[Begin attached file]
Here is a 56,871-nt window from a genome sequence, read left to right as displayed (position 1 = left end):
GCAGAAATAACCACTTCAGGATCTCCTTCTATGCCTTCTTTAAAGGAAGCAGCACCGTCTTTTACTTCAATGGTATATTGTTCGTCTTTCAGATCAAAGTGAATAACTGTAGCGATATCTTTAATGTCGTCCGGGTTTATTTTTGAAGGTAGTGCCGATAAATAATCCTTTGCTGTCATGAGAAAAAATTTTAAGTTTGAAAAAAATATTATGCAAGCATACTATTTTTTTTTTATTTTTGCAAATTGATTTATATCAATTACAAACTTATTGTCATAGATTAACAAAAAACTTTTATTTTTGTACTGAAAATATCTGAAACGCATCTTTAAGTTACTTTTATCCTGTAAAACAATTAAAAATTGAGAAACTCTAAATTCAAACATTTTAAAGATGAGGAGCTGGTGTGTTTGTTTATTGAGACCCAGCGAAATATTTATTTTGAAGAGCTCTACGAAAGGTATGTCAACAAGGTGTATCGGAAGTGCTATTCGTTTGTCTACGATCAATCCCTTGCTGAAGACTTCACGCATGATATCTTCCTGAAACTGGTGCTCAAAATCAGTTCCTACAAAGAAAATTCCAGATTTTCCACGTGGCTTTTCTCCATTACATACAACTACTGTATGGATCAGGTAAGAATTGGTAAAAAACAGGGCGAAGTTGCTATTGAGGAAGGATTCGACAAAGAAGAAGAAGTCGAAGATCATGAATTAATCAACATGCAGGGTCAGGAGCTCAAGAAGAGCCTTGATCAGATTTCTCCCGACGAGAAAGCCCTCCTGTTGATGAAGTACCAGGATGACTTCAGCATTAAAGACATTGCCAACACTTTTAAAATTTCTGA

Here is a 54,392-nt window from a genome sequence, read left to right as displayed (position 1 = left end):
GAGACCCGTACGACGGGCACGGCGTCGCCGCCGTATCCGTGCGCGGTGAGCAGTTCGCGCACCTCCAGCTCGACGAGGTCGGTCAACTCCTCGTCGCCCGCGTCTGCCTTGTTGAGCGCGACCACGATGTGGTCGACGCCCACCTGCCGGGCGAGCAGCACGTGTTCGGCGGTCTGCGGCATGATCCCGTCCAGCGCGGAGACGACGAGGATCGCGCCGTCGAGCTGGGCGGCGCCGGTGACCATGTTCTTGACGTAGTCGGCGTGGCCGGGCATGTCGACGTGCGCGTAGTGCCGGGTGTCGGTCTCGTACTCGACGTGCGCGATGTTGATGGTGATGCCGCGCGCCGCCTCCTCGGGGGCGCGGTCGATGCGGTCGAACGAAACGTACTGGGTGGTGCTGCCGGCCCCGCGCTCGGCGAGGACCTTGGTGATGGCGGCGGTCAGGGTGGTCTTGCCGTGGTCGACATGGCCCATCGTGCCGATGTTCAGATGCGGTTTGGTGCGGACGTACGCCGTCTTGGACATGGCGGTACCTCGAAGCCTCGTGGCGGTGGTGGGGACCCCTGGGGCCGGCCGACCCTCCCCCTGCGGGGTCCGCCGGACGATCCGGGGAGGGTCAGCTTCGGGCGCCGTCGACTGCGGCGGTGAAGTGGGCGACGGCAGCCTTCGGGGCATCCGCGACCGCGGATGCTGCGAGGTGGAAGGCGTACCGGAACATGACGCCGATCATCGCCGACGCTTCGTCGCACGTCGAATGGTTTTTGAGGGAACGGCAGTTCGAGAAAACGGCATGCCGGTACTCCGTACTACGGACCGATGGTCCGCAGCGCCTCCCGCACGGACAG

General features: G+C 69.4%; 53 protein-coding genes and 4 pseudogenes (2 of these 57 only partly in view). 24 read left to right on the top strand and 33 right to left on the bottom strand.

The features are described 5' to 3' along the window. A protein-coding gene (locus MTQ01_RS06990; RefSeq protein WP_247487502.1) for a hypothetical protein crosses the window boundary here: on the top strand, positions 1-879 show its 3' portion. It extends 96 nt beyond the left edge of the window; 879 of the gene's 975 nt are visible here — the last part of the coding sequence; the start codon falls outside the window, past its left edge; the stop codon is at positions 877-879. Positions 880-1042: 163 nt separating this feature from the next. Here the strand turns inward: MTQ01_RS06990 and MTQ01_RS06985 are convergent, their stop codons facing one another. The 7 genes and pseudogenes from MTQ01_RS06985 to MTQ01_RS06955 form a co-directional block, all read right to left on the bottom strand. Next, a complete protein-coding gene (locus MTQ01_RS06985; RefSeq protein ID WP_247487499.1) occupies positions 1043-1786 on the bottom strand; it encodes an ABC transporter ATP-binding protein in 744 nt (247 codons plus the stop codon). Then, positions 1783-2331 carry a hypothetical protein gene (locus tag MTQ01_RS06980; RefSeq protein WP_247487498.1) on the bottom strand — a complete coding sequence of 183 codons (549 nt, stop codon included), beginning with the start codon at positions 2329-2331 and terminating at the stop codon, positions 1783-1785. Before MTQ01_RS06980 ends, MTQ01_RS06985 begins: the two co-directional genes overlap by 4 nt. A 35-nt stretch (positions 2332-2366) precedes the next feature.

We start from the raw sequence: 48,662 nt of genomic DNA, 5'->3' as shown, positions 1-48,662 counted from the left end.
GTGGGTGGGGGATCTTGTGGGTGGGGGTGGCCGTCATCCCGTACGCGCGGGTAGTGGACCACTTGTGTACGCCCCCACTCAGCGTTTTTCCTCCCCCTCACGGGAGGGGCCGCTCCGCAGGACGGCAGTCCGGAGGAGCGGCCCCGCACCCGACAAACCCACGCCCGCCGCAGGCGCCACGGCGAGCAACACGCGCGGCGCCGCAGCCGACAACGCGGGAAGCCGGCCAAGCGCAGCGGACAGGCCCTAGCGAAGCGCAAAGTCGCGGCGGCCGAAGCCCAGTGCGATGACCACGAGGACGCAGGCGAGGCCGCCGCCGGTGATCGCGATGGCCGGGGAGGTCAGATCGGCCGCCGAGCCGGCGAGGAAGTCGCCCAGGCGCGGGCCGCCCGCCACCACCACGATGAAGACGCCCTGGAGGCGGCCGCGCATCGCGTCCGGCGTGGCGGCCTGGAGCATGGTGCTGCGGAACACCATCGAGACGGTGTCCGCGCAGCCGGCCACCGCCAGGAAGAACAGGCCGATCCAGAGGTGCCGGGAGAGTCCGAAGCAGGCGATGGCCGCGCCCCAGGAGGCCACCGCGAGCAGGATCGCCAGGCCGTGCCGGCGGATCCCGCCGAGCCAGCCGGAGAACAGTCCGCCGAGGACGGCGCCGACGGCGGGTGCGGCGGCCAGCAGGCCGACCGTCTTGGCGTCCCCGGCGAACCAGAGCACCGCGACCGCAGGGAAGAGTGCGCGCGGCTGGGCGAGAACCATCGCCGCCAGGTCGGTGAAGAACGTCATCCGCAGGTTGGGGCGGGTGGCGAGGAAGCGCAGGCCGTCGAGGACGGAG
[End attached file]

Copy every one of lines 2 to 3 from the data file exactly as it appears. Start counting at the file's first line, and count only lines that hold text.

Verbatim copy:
GCAGAAATAACCACTTCAGGATCTCCTTCTATGCCTTCTTTAAAGGAAGCAGCACCGTCTTTTACTTCAATGGTATATTGTTCGTCTTTCAGATCAAAGTGAATAACTGTAGCGATATCTTTAATGTCGTCCGGGTTTATTTTTGAAGGTAGTGCCGATAAATAATCCTTTGCTGTCATGAGAAAAAATTTTAAGTTTGAAAAAAATATTATGCAAGCATACTATTTTTTTTTTATTTTTGCAAATTGATTTATATCAATTACAAACTTATTGTCATAGATTAACAAAAAACTTTTATTTTTGTACTGAAAATATCTGAAACGCATCTTTAAGTTACTTTTATCCTGTAAAACAATTAAAAATTGAGAAACTCTAAATTCAAACATTTTAAAGATGAGGAGCTGGTGTGTTTGTTTATTGAGACCCAGCGAAATATTTATTTTGAAGAGCTCTACGAAAGGTATGTCAACAAGGTGTATCGGAAGTGCTATTCGTTTGTCTACGATCAATCCCTTGCTGAAGACTTCACGCATGATATCTTCCTGAAACTGGTGCTCAAAATCAGTTCCTACAAAGAAAATTCCAGATTTTCCACGTGGCTTTTCTCCATTACATACAACTACTGTATGGATCAGGTAAGAATTGGTAAAAAACAGGGCGAAGTTGCTATTGAGGAAGGATTCGACAAAGAAGAAGAAGTCGAAGATCATGAATTAATCAACATGCAGGGTCAGGAGCTCAAGAAGAGCCTTGATCAGATTTCTCCCGACGAGAAAGCCCTCCTGTTGATGAAGTACCAGGATGACTTCAGCATTAAAGACATTGCCAACACTTTTAAAATTTCTGA

Here is a 54,392-nt window from a genome sequence, read left to right as displayed (position 1 = left end):